KINGSTON, R.I. — Nov. 16, 2018 — While studying psychology at the University of Rhode Island, Rhonda Price ’84 participated in the Talent Development program, learning skills that have enabled her to launch an organization that also empowers an underserved population.
Price, of Providence, R.I., studied psychology at URI and participated in Talent Development for five years. After working with state and federal courts for 20 years, she founded Man Up, Inc. in Providence to provide work and educational services to men of color.
Price is one of many Talent Development alumni who have gone on to success. The URI program serves Rhode Island high school graduates who come from disadvantaged backgrounds. The majority of Talent Development scholars are students of color. From a class of 13 students when the program was founded in 1968, Talent Development has grown to more than 1,300 students and 1,600 graduates. This year, the program is celebrating its 50th anniversary.
Price said the Talent Development program provided her with the education she needed for a successful career, as well as providing her with mentors such as Leo F. DiMaio Jr., the late, former director of the Talent Development program; and Sharon and Frank Forleo, who both served in the program for more than 40 years.
“I founded Man Up in 2011 through Leo DiMaio, who I was volunteering with at his college-readiness program,” said Price. “He gave me an office and the necessary tools to start the organization. When I showed him my strategic plan, he was the person who really pushed me to get started.”
Man Up is a nonprofit organization with a mission to provide a broad range of workforce development and higher educational opportunities, resources and support services to men of color who have not had the opportunity to aspire to such goals. It also addresses the social, financial and legal issues that create barriers to employment and education.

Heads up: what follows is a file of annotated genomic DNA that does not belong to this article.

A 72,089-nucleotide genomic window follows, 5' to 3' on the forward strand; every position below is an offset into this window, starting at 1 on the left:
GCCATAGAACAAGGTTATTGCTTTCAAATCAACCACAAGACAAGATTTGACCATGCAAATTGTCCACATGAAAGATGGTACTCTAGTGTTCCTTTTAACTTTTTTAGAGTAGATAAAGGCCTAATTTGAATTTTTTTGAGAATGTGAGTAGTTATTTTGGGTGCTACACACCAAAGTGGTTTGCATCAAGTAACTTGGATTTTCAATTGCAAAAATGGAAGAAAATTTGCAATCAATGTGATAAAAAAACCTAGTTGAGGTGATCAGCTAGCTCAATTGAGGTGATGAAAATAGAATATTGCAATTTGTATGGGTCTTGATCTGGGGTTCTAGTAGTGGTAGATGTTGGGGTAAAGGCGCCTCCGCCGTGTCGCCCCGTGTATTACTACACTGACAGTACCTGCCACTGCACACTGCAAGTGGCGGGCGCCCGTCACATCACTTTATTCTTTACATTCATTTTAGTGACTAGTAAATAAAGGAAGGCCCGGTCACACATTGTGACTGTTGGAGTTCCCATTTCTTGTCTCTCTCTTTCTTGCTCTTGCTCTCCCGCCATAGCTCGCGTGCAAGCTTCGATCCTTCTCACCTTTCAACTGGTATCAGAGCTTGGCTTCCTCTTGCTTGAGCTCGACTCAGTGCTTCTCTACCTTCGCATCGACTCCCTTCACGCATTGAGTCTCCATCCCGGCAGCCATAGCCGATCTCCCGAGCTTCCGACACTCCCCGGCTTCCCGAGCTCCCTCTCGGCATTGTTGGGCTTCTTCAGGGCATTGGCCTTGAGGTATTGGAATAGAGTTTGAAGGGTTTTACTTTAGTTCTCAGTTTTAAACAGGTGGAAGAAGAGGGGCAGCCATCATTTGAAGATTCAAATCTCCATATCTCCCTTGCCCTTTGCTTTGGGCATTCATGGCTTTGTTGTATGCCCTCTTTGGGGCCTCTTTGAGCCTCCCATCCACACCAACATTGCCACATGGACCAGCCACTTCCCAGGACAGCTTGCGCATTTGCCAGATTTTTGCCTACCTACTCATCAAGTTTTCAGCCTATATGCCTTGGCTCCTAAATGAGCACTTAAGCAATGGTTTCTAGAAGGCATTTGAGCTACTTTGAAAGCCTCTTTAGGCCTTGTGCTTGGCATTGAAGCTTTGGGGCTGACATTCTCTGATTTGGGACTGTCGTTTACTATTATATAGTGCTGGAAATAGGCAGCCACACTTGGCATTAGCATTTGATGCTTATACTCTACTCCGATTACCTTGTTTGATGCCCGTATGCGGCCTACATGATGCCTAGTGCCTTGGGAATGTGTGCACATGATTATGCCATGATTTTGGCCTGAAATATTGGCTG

Robert Bailey V ’83, of Providence, one of four case managers at Man Up, is also an alumnus of the Talent Development program. “The benefits of Talent Development are educational and academic, social, personal growth, and is a support system for students,” he said. “Students develop lifelong relationships as a result of participating in Talent Development.”
Bailey was a history major at URI, where he participated in the Talent Development program throughout his URI career. Bailey credits the Rev. Arthur Hardge, co-founder of the Talent Development program, Frank and Sharon Forleo and DiMaio, and mentor David Petty for his success.
Bailey’s career has been focused on mentoring children, youth, and families in his community and assisting them with the guidance and tools to improve their lives educationally and economically.
Bailey has worked in his family’s business, the Bailey Funeral Home; the Providence School Department; and Casey Family Services, the direct service arm of the Annie E. Casey Foundation. Bailey is also a cancer survivor and an American Cancer Society volunteer.
Price compared the Talent Development program to the thoughts of author, historian and civil rights activist W.E.B. DuBois in his 1903 essay “The Talented Tenth.”
“Education and work are the levers to uplift a people,” Price quoted. “Work alone will not do it unless inspired by the right ideals and guided by intelligence. Education must not simply teach work – it must teach life.”
Alexa Stewart, intern in the Marketing and Communications Department at URI and public relations and communication studies major, wrote this press release.